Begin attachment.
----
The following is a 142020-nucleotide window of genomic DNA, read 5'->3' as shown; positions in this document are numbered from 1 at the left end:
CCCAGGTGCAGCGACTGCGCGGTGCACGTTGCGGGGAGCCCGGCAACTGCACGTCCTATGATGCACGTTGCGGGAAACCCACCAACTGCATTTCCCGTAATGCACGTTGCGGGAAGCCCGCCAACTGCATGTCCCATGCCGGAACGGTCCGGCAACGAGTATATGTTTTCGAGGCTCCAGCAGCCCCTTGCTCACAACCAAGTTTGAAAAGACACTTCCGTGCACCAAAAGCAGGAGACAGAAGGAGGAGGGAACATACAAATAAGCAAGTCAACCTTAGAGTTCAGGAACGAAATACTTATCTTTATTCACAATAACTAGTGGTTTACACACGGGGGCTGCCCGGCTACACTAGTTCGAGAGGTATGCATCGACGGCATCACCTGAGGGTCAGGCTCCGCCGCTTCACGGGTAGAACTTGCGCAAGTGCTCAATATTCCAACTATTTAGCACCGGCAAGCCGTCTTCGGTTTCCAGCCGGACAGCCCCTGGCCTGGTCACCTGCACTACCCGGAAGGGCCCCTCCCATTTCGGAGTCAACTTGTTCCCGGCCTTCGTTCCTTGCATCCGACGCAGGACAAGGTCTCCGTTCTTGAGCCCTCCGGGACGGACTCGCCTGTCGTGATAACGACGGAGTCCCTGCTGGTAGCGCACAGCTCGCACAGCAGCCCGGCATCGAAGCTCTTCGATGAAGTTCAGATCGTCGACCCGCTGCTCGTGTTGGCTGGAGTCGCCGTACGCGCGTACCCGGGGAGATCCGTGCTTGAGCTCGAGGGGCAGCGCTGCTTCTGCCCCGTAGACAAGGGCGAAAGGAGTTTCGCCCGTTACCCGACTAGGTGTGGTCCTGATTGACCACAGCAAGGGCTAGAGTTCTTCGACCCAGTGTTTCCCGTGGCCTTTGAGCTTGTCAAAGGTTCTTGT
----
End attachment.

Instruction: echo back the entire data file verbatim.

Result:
The following is a 142020-nucleotide window of genomic DNA, read 5'->3' as shown; positions in this document are numbered from 1 at the left end:
CCCAGGTGCAGCGACTGCGCGGTGCACGTTGCGGGGAGCCCGGCAACTGCACGTCCTATGATGCACGTTGCGGGAAACCCACCAACTGCATTTCCCGTAATGCACGTTGCGGGAAGCCCGCCAACTGCATGTCCCATGCCGGAACGGTCCGGCAACGAGTATATGTTTTCGAGGCTCCAGCAGCCCCTTGCTCACAACCAAGTTTGAAAAGACACTTCCGTGCACCAAAAGCAGGAGACAGAAGGAGGAGGGAACATACAAATAAGCAAGTCAACCTTAGAGTTCAGGAACGAAATACTTATCTTTATTCACAATAACTAGTGGTTTACACACGGGGGCTGCCCGGCTACACTAGTTCGAGAGGTATGCATCGACGGCATCACCTGAGGGTCAGGCTCCGCCGCTTCACGGGTAGAACTTGCGCAAGTGCTCAATATTCCAACTATTTAGCACCGGCAAGCCGTCTTCGGTTTCCAGCCGGACAGCCCCTGGCCTGGTCACCTGCACTACCCGGAAGGGCCCCTCCCATTTCGGAGTCAACTTGTTCCCGGCCTTCGTTCCTTGCATCCGACGCAGGACAAGGTCTCCGTTCTTGAGCCCTCCGGGACGGACTCGCCTGTCGTGATAACGACGGAGTCCCTGCTGGTAGCGCACAGCTCGCACAGCAGCCCGGCATCGAAGCTCTTCGATGAAGTTCAGATCGTCGACCCGCTGCTCGTGTTGGCTGGAGTCGCCGTACGCGCGTACCCGGGGAGATCCGTGCTTGAGCTCGAGGGGCAGCGCTGCTTCTGCCCCGTAGACAAGGGCGAAAGGAGTTTCGCCCGTTACCCGACTAGGTGTGGTCCTGATTGACCACAGCAAGGGCTAGAGTTCTTCGACCCAGTGTTTCCCGTGGCCTTTGAGCTTGTCAAAGGTTCTTGT